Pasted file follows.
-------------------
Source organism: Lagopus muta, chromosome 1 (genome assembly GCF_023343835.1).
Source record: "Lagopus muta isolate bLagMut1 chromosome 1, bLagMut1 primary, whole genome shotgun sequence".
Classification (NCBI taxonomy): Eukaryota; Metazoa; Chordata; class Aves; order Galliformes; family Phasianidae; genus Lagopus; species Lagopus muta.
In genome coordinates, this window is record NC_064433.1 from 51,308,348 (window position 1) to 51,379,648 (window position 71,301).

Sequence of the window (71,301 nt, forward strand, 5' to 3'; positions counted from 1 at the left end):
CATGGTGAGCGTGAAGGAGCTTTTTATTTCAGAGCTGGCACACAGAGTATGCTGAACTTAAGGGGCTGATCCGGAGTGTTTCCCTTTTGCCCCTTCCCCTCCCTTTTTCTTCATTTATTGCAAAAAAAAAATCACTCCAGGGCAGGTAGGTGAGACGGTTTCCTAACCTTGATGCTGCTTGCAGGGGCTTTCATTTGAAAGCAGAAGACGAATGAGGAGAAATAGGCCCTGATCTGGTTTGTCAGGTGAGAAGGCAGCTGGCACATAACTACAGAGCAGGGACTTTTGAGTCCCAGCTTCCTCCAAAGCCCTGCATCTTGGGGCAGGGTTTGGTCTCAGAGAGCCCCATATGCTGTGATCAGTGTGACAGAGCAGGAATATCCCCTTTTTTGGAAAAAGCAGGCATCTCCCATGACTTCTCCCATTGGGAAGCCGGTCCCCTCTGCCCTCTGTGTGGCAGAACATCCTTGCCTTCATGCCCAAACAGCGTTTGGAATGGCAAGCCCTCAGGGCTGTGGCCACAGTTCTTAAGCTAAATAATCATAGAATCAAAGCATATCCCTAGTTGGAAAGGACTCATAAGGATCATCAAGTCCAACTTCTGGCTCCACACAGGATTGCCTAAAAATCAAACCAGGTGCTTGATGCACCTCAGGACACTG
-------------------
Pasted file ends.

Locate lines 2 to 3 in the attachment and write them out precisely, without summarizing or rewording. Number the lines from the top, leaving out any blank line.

Source record: "Lagopus muta isolate bLagMut1 chromosome 1, bLagMut1 primary, whole genome shotgun sequence".
Classification (NCBI taxonomy): Eukaryota; Metazoa; Chordata; class Aves; order Galliformes; family Phasianidae; genus Lagopus; species Lagopus muta.